Should You Name Junior After Your Favorite Gun?

Should You Name Junior After Your Favorite Gun?

It appears that Americans are increasingly naming their babies after their guns. According to Laura Wattenberg of the Baby Name Wizard Blog, there has been a huge increase in the last decade in naming infants after firearms trade names.


"I cross-checked lists of firearms terms and manufacturers with names given to five or more babies in the most recent statistical year (2012) and/or 10 years earlier (2002). I ended up with a list of 15 gun-related names, including brand names like Ruger and Colt as well as general terms like Gauge and Shooter. The decade-long popularity trend was crystal clear:


"Every name on the firearms list rose significantly over the 10-year period.

"The average rise was over 500%. Five names which didn't appear at all in 2002--Beretta, Browning, Savage, Trigger and Wesson--showed up on the 2012 list."


Wattenberg judiciously pointed out that names like Colt and Cannon might not actually be firearms-related, but it's hard to avoid the conclusion that names like Beretta, Kimber and Ruger honor those manufacturers.

I guess we should have seen this coming when people started tattooing themselves with the Browning buck logo or the Ruger eagle. I'm not so sure I think permanently inking a company name on yourself or naming your child after a business enterprise is ever a great idea, but clearly brand loyalty is strong in some people.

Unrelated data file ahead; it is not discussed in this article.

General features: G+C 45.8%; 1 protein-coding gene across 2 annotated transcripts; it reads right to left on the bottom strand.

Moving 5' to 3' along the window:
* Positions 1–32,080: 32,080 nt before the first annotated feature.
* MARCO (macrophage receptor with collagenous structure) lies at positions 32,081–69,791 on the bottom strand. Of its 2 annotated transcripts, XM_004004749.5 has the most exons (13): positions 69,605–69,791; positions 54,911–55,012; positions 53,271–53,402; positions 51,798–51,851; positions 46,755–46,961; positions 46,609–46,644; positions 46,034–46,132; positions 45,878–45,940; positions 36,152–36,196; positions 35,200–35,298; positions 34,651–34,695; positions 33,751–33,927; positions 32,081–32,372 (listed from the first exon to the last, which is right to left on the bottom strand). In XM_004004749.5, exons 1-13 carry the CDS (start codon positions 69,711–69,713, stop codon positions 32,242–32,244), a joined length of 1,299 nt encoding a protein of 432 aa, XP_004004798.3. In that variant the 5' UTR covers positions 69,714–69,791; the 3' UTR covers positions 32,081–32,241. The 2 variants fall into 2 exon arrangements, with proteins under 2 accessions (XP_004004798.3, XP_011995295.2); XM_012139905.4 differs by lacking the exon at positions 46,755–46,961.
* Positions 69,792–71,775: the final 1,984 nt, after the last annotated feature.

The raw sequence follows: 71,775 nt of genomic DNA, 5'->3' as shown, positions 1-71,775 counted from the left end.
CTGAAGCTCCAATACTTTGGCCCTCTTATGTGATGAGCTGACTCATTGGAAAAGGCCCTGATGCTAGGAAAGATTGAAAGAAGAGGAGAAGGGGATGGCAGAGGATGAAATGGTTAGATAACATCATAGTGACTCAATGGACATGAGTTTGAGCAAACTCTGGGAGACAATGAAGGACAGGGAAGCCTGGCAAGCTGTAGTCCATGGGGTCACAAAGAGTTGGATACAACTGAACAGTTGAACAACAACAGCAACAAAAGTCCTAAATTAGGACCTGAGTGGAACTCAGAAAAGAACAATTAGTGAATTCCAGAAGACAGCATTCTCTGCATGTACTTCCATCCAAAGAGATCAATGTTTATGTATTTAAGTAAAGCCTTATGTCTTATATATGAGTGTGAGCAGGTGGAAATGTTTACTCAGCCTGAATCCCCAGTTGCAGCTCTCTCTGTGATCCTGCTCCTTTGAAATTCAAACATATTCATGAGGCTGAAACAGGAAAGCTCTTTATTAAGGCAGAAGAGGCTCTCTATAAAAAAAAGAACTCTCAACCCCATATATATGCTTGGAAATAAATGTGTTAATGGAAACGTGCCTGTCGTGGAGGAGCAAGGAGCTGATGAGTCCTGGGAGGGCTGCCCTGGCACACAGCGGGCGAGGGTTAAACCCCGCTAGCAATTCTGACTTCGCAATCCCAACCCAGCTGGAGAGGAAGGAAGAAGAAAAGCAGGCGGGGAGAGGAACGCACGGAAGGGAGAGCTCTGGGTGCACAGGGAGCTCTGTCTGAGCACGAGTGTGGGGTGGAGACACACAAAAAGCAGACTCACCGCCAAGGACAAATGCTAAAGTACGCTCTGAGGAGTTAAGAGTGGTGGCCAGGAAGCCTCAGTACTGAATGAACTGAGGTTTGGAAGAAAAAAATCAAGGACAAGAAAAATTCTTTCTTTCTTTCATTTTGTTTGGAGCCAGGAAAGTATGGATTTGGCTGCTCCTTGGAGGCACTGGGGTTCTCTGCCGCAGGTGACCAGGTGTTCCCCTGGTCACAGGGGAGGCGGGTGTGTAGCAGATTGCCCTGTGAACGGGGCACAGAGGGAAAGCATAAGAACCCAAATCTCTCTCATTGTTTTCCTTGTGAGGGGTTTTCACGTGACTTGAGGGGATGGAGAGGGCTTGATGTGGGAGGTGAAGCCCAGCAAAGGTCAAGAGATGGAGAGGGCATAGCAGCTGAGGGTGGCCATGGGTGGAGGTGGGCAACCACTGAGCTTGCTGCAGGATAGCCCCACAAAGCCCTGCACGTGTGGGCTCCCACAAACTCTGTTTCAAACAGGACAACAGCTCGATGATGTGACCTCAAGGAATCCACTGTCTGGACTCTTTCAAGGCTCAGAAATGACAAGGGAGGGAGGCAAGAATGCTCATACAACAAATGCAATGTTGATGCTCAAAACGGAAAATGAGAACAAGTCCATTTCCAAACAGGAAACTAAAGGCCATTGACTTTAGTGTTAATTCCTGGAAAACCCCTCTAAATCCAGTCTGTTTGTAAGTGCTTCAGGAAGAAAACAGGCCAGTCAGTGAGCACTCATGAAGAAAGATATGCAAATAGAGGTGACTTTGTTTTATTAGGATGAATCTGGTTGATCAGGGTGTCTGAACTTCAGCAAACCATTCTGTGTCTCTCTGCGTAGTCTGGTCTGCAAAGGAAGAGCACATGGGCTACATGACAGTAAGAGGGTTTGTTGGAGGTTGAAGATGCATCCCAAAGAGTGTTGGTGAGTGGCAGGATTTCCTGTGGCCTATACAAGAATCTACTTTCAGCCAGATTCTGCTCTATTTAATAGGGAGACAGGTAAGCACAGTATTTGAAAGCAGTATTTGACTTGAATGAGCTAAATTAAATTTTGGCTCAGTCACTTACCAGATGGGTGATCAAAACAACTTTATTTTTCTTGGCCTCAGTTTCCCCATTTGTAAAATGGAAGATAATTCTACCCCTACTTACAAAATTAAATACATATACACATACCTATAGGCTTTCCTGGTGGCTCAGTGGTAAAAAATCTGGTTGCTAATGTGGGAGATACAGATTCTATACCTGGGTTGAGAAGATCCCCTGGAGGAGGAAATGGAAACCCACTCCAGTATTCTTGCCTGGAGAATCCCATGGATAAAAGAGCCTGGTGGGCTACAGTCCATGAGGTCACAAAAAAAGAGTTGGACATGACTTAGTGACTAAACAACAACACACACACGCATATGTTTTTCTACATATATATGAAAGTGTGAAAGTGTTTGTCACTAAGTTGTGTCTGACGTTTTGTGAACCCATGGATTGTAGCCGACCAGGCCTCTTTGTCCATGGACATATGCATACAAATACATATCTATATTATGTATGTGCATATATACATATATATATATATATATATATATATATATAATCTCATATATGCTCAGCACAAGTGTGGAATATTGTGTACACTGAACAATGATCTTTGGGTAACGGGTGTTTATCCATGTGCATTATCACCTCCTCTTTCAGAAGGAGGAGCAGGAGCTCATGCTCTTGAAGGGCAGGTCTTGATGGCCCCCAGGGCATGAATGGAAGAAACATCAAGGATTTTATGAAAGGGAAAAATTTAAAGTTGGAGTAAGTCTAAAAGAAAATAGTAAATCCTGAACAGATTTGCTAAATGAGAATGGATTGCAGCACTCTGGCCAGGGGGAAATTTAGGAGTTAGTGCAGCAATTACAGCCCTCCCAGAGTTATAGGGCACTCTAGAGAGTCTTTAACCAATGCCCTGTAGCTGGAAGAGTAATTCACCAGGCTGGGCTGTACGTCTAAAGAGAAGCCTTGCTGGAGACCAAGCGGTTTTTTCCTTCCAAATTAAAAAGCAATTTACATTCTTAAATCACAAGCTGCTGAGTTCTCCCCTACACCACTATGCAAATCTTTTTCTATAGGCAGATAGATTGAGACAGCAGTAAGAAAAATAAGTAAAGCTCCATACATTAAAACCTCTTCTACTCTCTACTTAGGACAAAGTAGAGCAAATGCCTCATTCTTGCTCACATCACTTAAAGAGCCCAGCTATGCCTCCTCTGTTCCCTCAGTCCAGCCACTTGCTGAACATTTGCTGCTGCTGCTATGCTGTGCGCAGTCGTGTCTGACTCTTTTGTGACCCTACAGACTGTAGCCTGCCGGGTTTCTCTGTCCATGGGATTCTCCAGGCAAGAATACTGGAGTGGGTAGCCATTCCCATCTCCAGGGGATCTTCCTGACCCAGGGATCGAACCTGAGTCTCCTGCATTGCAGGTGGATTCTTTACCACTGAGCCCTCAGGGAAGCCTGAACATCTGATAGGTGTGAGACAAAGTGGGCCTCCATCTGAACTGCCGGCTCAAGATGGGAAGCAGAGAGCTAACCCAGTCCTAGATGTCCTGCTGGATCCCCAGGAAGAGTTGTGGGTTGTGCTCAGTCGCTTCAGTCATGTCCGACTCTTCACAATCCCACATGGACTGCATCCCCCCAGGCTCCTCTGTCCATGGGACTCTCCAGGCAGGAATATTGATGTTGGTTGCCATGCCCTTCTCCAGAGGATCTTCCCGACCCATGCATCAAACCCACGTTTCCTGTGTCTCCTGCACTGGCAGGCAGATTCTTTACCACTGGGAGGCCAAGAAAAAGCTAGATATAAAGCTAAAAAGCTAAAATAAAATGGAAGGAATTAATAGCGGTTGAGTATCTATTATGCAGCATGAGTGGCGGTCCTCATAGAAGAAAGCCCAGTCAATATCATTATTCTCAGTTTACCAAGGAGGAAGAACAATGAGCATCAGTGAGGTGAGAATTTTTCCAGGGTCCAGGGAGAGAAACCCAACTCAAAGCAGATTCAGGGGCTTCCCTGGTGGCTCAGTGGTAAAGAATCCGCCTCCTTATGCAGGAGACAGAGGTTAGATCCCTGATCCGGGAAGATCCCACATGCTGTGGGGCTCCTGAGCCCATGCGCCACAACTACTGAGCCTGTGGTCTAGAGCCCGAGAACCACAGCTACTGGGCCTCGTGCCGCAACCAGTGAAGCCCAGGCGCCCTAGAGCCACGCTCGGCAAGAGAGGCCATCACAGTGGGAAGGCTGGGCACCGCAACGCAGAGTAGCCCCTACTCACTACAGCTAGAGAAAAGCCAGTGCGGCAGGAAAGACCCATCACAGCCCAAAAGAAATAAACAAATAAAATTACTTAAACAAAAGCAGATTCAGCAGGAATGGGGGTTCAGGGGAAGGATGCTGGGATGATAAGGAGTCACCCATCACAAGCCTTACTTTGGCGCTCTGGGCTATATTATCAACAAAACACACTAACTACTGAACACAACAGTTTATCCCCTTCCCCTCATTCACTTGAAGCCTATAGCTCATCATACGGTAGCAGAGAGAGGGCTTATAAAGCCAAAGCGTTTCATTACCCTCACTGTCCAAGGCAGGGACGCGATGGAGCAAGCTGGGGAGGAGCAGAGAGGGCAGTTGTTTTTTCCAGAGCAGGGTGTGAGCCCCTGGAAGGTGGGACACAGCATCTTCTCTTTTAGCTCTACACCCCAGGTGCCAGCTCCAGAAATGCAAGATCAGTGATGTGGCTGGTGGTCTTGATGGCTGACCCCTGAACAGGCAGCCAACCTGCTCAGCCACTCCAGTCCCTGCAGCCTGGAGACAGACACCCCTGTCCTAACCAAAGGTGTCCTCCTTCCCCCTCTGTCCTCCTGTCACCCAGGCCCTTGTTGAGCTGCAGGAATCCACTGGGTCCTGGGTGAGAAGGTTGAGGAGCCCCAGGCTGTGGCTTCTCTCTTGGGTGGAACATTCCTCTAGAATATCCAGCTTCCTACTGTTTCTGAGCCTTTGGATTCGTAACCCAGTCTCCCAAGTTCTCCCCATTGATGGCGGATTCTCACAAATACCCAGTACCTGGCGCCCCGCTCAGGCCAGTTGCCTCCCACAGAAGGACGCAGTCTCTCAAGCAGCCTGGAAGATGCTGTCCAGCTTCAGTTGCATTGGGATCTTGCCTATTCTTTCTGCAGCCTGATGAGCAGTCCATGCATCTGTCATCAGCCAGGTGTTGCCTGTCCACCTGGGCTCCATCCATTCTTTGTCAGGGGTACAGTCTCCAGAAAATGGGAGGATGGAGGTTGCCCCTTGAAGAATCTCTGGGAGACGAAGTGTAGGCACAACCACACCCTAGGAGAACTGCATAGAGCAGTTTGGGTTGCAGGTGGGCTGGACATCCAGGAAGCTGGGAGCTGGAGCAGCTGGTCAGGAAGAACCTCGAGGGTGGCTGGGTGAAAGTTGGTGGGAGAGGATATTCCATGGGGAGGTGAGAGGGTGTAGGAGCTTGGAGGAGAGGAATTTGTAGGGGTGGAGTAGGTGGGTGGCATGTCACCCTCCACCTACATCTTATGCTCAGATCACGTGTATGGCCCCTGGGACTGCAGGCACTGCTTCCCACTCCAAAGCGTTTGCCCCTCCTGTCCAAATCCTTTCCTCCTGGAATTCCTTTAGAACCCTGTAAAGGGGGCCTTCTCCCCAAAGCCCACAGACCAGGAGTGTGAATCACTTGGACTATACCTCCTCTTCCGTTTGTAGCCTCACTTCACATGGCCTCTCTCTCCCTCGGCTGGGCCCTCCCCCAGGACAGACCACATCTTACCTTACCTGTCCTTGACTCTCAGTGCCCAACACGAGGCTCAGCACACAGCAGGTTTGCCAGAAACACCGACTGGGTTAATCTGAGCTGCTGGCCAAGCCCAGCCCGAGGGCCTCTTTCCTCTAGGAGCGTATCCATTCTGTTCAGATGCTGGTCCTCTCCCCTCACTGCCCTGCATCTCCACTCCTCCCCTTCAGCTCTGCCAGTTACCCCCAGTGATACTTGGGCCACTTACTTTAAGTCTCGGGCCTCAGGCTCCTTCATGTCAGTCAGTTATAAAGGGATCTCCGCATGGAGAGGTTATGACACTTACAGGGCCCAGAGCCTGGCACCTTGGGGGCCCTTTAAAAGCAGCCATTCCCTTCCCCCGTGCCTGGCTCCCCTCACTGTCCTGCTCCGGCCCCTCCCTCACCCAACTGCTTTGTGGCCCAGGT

Wattenberg also astutely put the cultural aspect in context:

"Some gun owners perceive their lifestyle as being threatened by those who don't understand them or share their values. Choosing a gun name, then, can summon up happy memories of hunting with your dad--or be a statement of cultural defiance. It's an in-group statement, designed to speak to those who share your cultural touchstones."

There's no question that naming Junior something like "Galil" or "Sturmgewehr" expresses your position, though I'd suggest it preempts him a bit from having his own position.

But, as Wattenberg notes:

"Consider, too, that gun names were always popular for dogs, suggesting that a love of guns is nothing new. A foxhound named Trigger would never have surprised anyone. Today, parents are more willing to "pull the trigger" on that kind of eye-catching name for babies, too. Just as we're naming our pets more like children, it seems that we're naming our children more like pets."

My advice: name him Bob. It's spelled the same way forwards or backwards, you never have to explain it, and you never have to worry that some company head will take a Rose Garden meeting with a Democrat president.

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